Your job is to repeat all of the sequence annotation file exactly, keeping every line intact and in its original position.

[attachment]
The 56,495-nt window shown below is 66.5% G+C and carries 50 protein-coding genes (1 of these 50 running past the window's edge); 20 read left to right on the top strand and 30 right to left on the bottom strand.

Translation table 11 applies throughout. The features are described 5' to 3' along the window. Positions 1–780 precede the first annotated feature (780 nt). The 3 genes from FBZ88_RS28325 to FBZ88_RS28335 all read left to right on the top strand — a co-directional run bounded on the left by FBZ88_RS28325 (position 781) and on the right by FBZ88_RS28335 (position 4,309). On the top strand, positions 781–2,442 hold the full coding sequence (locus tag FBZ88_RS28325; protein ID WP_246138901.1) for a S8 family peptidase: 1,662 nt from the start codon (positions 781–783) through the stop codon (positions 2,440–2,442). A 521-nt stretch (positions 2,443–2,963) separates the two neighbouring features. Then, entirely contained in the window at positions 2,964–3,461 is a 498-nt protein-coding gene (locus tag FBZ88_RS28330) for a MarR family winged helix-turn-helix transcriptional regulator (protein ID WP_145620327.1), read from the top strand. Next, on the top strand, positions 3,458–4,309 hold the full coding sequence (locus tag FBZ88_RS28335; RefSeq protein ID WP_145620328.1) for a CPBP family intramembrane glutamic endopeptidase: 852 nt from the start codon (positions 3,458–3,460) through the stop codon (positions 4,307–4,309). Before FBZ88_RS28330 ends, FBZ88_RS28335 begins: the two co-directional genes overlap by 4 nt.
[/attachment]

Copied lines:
The 56,495-nt window shown below is 66.5% G+C and carries 50 protein-coding genes (1 of these 50 running past the window's edge); 20 read left to right on the top strand and 30 right to left on the bottom strand.

Translation table 11 applies throughout. The features are described 5' to 3' along the window. Positions 1–780 precede the first annotated feature (780 nt). The 3 genes from FBZ88_RS28325 to FBZ88_RS28335 all read left to right on the top strand — a co-directional run bounded on the left by FBZ88_RS28325 (position 781) and on the right by FBZ88_RS28335 (position 4,309). On the top strand, positions 781–2,442 hold the full coding sequence (locus tag FBZ88_RS28325; protein ID WP_246138901.1) for a S8 family peptidase: 1,662 nt from the start codon (positions 781–783) through the stop codon (positions 2,440–2,442). A 521-nt stretch (positions 2,443–2,963) separates the two neighbouring features. Then, entirely contained in the window at positions 2,964–3,461 is a 498-nt protein-coding gene (locus tag FBZ88_RS28330) for a MarR family winged helix-turn-helix transcriptional regulator (protein ID WP_145620327.1), read from the top strand. Next, on the top strand, positions 3,458–4,309 hold the full coding sequence (locus tag FBZ88_RS28335; RefSeq protein ID WP_145620328.1) for a CPBP family intramembrane glutamic endopeptidase: 852 nt from the start codon (positions 3,458–3,460) through the stop codon (positions 4,307–4,309). Before FBZ88_RS28330 ends, FBZ88_RS28335 begins: the two co-directional genes overlap by 4 nt.